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Welch v. Berryhill

United States District Court, N.D. Illinois, Eastern Division

April 5, 2018

JILL H. WELCH, Plaintiff,
NANCY A. BERRYHILL, Acting Commissioner of Social Security, [1] Defendant.



         This action was brought under 42 U.S.C. § 405(g) to review the final decision of the Commissioner of the Social Security Administration (the “Commissioner”) denying Plaintiff Jill Welch's (“Plaintiff”) claim for Disability Insurance Benefits (“DIB”) under Title II of the Social Security Act (the “Act”). The parties have consented to the jurisdiction of the United States Magistrate Judge pursuant to 28 U.S.C. § 636(c). For the reasons that follow, Plaintiff's Motion for Summary Judgment, [Doc. No. 11], is granted and the Commissioner's cross-motion is denied.


         I. Procedural History

         Plaintiff filed an application for DIB on April 15, 2013, alleging a disability onset date of February 27, 2013 due to severe back pain, arthritis, depression, severe headaches, severe dizziness, left epic condolitis, and anxiety. (R. 150, 194.) Her application was denied initially on August 1, 2013 and upon reconsideration on March 5, 2014. (R. 89-92, 97.) Plaintiff requested a hearing before an Administrative Law Judge (“ALJ”) on March 19, 2014. (R. 100-101.) The hearing was held on November 2, 2015. (R. 39-66.) Plaintiff appeared at the hearing represented by an attorney and offered testimony. (Id.) A vocational expert also appeared and offered testimony. (Id.) On December 14, 2015, the ALJ issued an unfavorable decision finding Plaintiff was not disabled. (R. 20-31.) The Appeals Council (“AC”) denied review on April 4, 2016, leaving the ALJ's decision as the final decision of the Commissioner and, therefore, reviewable by the District Court under 42 U.S.C. § 405(g). See Haynes v. Barnhart, 416 F.3d 621, 626 (7th Cir. 2005); Herron v. Shalala, 19 F.3d 329, 332 (7th Cir. 1994); (R. 1-6.)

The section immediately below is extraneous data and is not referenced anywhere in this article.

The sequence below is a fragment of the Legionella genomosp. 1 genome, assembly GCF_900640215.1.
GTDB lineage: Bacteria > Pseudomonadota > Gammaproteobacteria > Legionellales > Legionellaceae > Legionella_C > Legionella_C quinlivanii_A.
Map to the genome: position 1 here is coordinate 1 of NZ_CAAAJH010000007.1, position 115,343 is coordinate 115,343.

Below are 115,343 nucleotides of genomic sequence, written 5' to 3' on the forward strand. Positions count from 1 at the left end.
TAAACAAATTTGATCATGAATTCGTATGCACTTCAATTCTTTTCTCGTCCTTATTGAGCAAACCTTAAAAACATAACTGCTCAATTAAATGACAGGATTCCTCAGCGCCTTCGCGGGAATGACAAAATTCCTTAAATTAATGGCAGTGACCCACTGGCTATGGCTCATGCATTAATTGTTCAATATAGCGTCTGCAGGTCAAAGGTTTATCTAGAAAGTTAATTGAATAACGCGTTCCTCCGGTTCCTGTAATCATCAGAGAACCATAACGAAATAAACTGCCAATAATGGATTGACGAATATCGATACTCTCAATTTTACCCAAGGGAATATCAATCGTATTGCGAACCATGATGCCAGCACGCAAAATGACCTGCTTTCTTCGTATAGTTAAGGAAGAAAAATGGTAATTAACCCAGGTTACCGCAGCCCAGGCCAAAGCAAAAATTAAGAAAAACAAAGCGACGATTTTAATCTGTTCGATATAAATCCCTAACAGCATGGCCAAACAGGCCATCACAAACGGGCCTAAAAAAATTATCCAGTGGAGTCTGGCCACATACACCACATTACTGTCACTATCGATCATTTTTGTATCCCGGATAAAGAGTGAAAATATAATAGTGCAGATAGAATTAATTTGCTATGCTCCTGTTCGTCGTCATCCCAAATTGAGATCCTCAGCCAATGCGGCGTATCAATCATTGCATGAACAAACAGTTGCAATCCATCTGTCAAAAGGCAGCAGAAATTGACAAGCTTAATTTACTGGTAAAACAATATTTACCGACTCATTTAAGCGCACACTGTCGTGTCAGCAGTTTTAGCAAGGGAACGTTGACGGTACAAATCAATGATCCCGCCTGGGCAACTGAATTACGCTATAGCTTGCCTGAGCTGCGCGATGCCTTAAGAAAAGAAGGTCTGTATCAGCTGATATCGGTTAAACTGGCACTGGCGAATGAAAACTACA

II. The ALJ Decision

         The ALJ found at step one that Plaintiff had not engaged in substantial gainful activity since February 27, 2013, her alleged onset date. (R. 22.) At step two, the ALJ concluded that Plaintiff has the following severe impairments: degenerative disc disease, carpal tunnel syndrome, and degenerative joint disease of the left elbow. (Id.) At step three, the ALJ concluded that Plaintiff's impairments, alone or in combination, do not meet or medically equal a Listing. (R. 25.) The ALJ then determined that Plaintiff retains the residual functional capacity (“RFC”) to perform work at the sedentary level, but can occasionally balance and stoop, never climb stairs, ramps, ladders, ropes, or scaffolds; no kneeling, crouching, or crawling; no work at unprotected heights or moving mechanical parts; use of a walker for ambulating, but not walking away from the workstation; and frequent fingering on the non-dominant left hand. (R. 26.) At step four, the ALJ found that Plaintiff could perform her past relevant work as a collector and medical clerk because that work does not require the performance of work-related activities precluded by her RFC. (R. 30.) Because of this determination, the ALJ found that Plaintiff was not disabled under the Act. (R. 31.)


         I. The ALJ Legal Standard